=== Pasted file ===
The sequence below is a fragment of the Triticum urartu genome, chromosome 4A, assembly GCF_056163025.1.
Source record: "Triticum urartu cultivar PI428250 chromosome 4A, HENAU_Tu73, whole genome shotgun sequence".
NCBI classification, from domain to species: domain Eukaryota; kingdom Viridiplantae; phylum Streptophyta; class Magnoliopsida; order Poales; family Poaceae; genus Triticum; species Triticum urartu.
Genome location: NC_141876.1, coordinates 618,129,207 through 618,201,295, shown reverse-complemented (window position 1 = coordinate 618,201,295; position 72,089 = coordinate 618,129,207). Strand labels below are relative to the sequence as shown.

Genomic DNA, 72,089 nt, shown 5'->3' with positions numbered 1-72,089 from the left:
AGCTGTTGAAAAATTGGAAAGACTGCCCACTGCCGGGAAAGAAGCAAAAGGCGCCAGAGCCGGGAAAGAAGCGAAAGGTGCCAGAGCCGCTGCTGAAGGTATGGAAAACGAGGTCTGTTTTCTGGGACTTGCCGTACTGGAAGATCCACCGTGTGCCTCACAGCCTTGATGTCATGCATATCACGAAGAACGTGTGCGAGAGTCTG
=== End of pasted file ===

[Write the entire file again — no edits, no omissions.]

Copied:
The sequence below is a fragment of the Triticum urartu genome, chromosome 4A, assembly GCF_056163025.1.
Source record: "Triticum urartu cultivar PI428250 chromosome 4A, HENAU_Tu73, whole genome shotgun sequence".
NCBI classification, from domain to species: domain Eukaryota; kingdom Viridiplantae; phylum Streptophyta; class Magnoliopsida; order Poales; family Poaceae; genus Triticum; species Triticum urartu.
Genome location: NC_141876.1, coordinates 618,129,207 through 618,201,295, shown reverse-complemented (window position 1 = coordinate 618,201,295; position 72,089 = coordinate 618,129,207). Strand labels below are relative to the sequence as shown.

Genomic DNA, 72,089 nt, shown 5'->3' with positions numbered 1-72,089 from the left:
AGCTGTTGAAAAATTGGAAAGACTGCCCACTGCCGGGAAAGAAGCAAAAGGCGCCAGAGCCGGGAAAGAAGCGAAAGGTGCCAGAGCCGCTGCTGAAGGTATGGAAAACGAGGTCTGTTTTCTGGGACTTGCCGTACTGGAAGATCCACCGTGTGCCTCACAGCCTTGATGTCATGCATATCACGAAGAACGTGTGCGAGAGTCTG